My tree looks sad, and I'm not sure why!


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Hello,

Major gardening rookie here, please help! :)

When we first moved into our home 4 years ago the tree was stunning and blossoming in early April. However the tree looks increasingly sad with each Spring since we moved in. I've attached three photos, one of which shows one of the thicker branches looking almost rusty.

There is small signs of buds appearing, but we pruned it 2 years ago and though we had some leaves last year, it spends most of the year looking very sad and neglected. I don't even know what kind of try it is, or how to treat it, whether I should try fertiliser. We're thinking about having a tree surgeon cut the thicker rear branches which are reaching into the hedge behind the tree. Welcome any thoughts suggestions on this too please :)
 

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I imagine I would look sad and neglected after 4 years of being hungry.
 
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Ok so I'm new to gardening - how do I feed it and does this depend on the type of tree it is?
 
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Looking at the bark I would imagine it's either Prunus or Malus. Have you seen any fruit on it at all?

I think it's been too heavily pruned and may not recover from that. It's your choice whether you remove the branch that's in the hedge but I feel that will set the tree back even further. When you pruned the tree did you see any discolouration, dark or black rings in the centre of the branches? Were the leaves curling when they grew?
 
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I rather think this tree is too big for the place it has been planted. I agree that it is the''pruning'' that has spoiled it, and cutting it further will not help at all. The Lleylandii hedge there will be taking everything out of the soil - they are notorious for ruining the soil quality.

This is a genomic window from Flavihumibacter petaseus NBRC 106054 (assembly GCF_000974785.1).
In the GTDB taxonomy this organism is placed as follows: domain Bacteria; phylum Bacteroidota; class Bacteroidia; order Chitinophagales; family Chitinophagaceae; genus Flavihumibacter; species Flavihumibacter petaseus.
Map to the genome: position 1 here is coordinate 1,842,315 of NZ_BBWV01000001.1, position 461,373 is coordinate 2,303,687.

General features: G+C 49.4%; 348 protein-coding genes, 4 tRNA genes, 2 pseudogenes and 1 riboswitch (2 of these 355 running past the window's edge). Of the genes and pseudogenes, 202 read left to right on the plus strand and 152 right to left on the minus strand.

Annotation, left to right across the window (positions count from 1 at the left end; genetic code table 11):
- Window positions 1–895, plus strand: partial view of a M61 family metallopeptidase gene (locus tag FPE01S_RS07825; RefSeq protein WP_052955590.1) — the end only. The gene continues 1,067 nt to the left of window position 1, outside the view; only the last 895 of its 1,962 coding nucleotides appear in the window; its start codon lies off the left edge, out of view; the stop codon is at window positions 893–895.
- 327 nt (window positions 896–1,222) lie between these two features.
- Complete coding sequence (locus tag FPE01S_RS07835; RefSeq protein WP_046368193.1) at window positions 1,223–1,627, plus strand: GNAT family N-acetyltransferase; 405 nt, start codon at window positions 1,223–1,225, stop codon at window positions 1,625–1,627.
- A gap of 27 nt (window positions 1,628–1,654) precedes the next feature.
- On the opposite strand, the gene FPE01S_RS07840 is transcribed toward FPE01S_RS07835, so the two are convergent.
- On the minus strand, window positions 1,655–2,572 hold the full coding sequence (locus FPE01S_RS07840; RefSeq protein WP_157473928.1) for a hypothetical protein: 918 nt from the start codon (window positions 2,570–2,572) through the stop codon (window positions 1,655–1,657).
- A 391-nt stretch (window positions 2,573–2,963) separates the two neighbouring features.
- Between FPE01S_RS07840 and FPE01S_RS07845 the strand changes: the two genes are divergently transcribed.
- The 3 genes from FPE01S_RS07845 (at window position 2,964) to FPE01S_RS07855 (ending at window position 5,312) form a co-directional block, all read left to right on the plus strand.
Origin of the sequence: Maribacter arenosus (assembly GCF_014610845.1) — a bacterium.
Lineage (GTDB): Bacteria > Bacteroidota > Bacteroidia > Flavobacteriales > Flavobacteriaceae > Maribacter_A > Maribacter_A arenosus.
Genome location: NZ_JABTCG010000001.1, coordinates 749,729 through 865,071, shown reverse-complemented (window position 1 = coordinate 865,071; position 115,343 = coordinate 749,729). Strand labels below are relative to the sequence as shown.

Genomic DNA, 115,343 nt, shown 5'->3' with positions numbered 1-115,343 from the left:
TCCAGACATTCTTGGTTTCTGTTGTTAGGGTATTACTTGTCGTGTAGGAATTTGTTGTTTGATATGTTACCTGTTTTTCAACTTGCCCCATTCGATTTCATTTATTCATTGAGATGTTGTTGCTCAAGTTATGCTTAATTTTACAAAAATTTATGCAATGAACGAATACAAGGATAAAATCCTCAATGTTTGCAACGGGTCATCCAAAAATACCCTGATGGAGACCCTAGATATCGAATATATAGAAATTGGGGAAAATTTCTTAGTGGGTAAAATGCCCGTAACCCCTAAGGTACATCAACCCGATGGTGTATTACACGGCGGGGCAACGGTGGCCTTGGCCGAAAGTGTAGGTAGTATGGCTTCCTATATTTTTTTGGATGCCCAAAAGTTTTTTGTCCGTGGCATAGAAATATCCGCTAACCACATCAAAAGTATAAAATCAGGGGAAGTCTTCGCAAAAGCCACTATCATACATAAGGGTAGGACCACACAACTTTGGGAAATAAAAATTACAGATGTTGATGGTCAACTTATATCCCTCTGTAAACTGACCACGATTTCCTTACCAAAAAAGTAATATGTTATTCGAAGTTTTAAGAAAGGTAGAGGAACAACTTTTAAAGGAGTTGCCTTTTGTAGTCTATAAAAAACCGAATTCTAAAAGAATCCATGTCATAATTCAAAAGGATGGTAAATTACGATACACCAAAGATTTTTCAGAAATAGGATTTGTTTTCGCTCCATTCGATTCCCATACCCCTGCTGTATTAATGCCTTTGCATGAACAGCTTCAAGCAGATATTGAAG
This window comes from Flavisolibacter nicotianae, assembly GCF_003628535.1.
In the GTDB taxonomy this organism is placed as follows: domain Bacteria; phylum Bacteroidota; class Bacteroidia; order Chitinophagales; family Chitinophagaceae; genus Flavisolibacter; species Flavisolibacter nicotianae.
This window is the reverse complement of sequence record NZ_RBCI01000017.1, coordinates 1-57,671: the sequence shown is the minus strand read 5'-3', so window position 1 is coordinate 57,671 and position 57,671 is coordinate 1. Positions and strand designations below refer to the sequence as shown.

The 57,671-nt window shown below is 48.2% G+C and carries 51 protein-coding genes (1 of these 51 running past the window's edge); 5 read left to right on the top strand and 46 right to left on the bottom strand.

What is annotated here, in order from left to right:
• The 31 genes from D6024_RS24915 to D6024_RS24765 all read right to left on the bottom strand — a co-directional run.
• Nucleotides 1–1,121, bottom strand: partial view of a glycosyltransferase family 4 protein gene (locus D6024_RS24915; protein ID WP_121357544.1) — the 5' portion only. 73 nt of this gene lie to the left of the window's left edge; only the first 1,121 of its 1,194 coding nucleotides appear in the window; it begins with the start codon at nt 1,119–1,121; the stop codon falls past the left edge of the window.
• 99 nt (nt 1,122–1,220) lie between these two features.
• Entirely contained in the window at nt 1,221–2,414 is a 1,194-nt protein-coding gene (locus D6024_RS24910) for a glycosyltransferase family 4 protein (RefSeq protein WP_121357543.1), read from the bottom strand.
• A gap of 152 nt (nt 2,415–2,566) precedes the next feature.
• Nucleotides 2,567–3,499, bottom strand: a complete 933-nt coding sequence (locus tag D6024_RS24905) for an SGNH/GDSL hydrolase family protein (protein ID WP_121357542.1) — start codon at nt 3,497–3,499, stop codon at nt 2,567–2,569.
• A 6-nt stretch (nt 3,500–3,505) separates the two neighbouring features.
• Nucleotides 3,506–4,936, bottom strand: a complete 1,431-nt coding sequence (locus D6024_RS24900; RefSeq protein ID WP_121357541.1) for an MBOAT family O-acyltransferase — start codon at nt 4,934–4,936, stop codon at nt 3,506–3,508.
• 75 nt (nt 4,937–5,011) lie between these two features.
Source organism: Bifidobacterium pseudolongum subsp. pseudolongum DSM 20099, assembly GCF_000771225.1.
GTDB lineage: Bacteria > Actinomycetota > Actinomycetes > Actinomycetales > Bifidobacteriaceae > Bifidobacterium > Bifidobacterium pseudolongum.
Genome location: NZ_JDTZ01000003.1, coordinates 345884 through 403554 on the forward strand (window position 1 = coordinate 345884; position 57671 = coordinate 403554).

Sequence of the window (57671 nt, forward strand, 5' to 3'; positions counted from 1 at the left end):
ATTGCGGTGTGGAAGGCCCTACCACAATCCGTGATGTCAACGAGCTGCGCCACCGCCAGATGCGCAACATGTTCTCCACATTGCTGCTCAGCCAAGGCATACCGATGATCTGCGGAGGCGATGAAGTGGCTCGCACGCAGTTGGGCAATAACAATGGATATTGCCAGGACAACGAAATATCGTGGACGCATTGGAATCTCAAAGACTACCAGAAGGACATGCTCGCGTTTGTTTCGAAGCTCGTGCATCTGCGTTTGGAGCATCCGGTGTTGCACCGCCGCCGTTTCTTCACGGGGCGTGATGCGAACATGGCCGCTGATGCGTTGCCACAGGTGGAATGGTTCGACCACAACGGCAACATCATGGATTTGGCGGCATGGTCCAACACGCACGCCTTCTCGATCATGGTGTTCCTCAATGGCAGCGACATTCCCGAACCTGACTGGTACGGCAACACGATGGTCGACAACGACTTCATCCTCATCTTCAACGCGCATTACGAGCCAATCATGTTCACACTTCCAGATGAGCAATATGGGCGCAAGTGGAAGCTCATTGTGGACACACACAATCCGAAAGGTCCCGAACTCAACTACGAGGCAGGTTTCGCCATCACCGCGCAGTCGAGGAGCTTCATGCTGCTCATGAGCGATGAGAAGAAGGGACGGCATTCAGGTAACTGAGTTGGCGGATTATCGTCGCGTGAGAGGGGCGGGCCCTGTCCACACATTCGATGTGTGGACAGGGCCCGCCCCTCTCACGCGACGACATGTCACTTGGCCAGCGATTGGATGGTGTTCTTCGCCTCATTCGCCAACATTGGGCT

Maybe you would now be better off either leaving this tree alone to recover, or remove it altogether and choose something else that will remain much smaller.

Welcome to the forum anyway @cargoodrich - I`m sure your replies won`t always be seemingly negative, but we have to tell it as it is.
Now it is springtime it`s a good idea to make new garden plans. Usually the mistakes we make here turn out to be a good opportunity to make improvements and have a new start! :giggle:
 
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That's great advice thank you :) - the leaves from what I recall last year did appear curled, and we've never seen any fruit on it. We were contemplating removing it.
 
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You're welcome. :)

Leaf curl and the diseased branch are probably the start of the tree's demise. I think, as you say, it would be better to remove it. If you intend planting another tree It's advisable to bring it much further away from the conifer hedge. As Tetter's has said they ruin the surrounding soil, being hungry and thirsty plants.
 

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